One of the happiest moments of my life as a motorcycle traveler: arriving for the first time at Prudhoe Bay, the very end of the road in Alaska, in July of 2013. Here’s my blog entry for that week spent in what would become of my very favorite places in the world.
“Third week on the road, and this time it is all about the ride to Prudhoe Bay, at the northern tip of Alaska. Some people refer to it as Deadhorse, but no matter what name you end up using, the road remains the same: 450 of some of the most challenging and rewarding miles a motorcyclist can dream of. It starts around 80 miles north of Fairbanks, in Livengood, and there are very few places to stop until you reach Coldfoot, about halfway through it.
Coldfoot is also the second (and last) stop for gas on the Dalton, and at that point, you are already almost 100 miles past the Arctic Circle. After Coldfoot, there is around 240 miles of pure nothing (or everything, depending on what you are prepared to see): indescribable vastness, ample skies, and a completely different permafrost landscape, almost a surreal one. It’s very deserted, and one can’t help but feel incredibly peaceful out there. The only traffic is big trucks, some bikers who adventure in this remote place, and the odd car or RV. Nothing much else.
This road is famous for being difficult and extremely dangerous, depending on the weather and the road conditions. If you’re lucky, the rough areas will be short and dry, and all you have to deal with is a lot of dust and the always complicated big rigs speeding past by and showering you with baseball-sized rocks stones. If Mother Nature decides to make your life miserable, it can be almost impossible to go through.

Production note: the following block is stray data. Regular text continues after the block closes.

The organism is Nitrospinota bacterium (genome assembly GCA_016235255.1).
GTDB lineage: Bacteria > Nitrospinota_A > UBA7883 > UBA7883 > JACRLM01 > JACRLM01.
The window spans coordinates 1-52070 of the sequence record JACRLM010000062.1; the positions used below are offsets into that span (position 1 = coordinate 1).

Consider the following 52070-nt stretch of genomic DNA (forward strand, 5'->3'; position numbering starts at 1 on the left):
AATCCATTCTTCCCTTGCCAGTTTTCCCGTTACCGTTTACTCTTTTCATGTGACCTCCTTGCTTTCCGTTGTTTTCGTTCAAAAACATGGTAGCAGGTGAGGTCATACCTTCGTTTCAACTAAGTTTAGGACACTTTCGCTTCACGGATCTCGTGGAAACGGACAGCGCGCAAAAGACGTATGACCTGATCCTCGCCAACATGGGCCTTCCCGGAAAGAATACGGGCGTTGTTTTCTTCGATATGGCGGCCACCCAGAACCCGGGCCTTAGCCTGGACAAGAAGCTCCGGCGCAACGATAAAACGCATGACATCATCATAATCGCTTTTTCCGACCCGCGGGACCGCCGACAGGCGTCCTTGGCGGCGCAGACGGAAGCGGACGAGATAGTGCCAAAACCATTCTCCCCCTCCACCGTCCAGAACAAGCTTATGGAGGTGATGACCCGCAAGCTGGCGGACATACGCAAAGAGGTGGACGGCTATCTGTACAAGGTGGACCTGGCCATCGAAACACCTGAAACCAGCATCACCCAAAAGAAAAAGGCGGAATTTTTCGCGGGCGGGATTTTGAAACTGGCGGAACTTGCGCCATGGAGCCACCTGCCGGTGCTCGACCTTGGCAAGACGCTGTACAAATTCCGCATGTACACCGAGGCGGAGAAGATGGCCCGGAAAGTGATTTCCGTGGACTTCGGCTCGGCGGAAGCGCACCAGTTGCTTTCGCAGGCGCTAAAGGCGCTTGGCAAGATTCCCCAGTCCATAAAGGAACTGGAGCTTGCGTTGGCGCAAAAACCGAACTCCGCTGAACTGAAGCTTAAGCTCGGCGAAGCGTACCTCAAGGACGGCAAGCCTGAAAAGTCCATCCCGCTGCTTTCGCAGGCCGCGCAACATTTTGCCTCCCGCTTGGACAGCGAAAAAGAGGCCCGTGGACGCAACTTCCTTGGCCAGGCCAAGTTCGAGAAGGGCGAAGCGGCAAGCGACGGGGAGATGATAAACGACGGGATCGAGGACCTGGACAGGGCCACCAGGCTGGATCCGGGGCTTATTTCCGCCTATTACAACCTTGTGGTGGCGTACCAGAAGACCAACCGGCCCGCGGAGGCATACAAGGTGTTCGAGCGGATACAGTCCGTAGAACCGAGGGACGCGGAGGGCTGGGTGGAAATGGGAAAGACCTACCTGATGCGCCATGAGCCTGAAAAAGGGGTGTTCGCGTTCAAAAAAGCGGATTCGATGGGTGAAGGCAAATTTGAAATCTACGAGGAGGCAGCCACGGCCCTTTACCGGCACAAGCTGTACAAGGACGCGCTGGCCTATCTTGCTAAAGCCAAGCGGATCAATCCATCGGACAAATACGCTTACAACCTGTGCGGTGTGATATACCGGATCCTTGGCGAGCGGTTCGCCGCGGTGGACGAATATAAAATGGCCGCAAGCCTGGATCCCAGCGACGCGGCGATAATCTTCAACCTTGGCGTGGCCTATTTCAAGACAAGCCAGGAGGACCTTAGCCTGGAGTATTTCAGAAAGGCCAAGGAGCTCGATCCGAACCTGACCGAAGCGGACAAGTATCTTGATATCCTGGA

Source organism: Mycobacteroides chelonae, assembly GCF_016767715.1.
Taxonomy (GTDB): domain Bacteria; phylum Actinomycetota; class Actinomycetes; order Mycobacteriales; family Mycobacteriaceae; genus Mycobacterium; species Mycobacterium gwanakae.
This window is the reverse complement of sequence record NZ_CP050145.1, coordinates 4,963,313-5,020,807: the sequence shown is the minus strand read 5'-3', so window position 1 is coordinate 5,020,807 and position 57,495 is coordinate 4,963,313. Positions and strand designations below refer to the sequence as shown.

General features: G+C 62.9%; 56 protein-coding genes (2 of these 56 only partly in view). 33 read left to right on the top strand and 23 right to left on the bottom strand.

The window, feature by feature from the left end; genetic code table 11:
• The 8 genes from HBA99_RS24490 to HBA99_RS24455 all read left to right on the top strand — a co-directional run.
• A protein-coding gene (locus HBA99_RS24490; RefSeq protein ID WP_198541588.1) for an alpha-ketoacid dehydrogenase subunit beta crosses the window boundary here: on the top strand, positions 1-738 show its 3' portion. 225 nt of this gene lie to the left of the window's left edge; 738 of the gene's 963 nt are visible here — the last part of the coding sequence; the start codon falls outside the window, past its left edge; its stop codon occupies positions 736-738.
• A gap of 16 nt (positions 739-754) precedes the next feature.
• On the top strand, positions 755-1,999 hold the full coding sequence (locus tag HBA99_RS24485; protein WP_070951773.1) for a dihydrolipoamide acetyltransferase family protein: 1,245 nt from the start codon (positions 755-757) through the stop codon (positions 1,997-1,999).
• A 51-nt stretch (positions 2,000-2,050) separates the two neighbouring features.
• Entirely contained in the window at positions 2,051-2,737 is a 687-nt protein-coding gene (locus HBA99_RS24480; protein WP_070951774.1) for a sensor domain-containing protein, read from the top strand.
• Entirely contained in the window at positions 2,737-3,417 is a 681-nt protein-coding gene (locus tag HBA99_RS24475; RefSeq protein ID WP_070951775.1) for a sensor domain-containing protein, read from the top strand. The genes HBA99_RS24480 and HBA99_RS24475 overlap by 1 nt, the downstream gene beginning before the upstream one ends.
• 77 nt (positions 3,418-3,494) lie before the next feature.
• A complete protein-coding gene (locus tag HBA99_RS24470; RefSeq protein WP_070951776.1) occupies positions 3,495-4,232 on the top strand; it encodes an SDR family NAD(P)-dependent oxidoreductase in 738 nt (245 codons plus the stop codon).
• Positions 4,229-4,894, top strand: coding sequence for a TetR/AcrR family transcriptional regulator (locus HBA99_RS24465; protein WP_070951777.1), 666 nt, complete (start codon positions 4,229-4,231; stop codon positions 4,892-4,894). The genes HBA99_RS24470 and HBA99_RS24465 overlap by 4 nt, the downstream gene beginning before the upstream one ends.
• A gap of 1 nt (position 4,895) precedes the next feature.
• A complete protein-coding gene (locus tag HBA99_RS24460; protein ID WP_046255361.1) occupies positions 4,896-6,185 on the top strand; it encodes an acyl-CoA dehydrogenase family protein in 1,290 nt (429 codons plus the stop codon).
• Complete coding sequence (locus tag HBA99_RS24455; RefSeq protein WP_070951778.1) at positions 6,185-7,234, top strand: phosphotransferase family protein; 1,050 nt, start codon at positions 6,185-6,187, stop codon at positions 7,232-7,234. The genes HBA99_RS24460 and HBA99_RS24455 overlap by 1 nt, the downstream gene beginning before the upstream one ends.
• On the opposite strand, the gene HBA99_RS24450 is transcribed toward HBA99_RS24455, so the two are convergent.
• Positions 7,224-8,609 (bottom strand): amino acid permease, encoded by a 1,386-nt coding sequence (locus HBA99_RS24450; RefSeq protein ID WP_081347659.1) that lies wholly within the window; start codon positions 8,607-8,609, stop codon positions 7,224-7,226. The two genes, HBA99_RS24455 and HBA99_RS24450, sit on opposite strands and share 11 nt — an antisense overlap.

After carefully checking the weather, I saw a window of opportunity and made up my mind. I left Fairbanks on July 4 and rode the first 250 miles to Wiseman (close to Coldfoot), to sleep there and get ready for the “assault” to Prudhoe the next day. On the 5th, I left early and rode to the end of the road, stopping along the way for photos and the inevitable nature calls, much to the delight of monstrous mosquitoes everywhere.
I finally made it to Prudhoe by around 3 pm, got something to eat, rode around the place, refueled, and by 5 pm I was back on the road for the 240 miles back to Wiseman. At this time of the year, the sun doesn’t set here, and the ride back was something I will remember forever. If I dare to be a bit philosophical about it, I’d say it was an almost mystical experience: no traffic on the road, a magical light all the time (except for maybe half an hour of heavy rain), and a feeling of solitude I’ve never experienced before.
I got back to Coldfoot for a very late dinner, close to midnight, and then back again to Wiseman for an exceptional resting night. I felt as happy as I could feel, the Dalton being everything I imagined and then so much more. After that, all there was left to do was ride back to Fairbanks the next day. I leave here with the firm belief that nobody “conquers” this road: the Dalton will allow you to go through, if you respect it, or it just won’t. It treated me very well, and also offered me the best moment of my life riding a motorcycle, bar none.”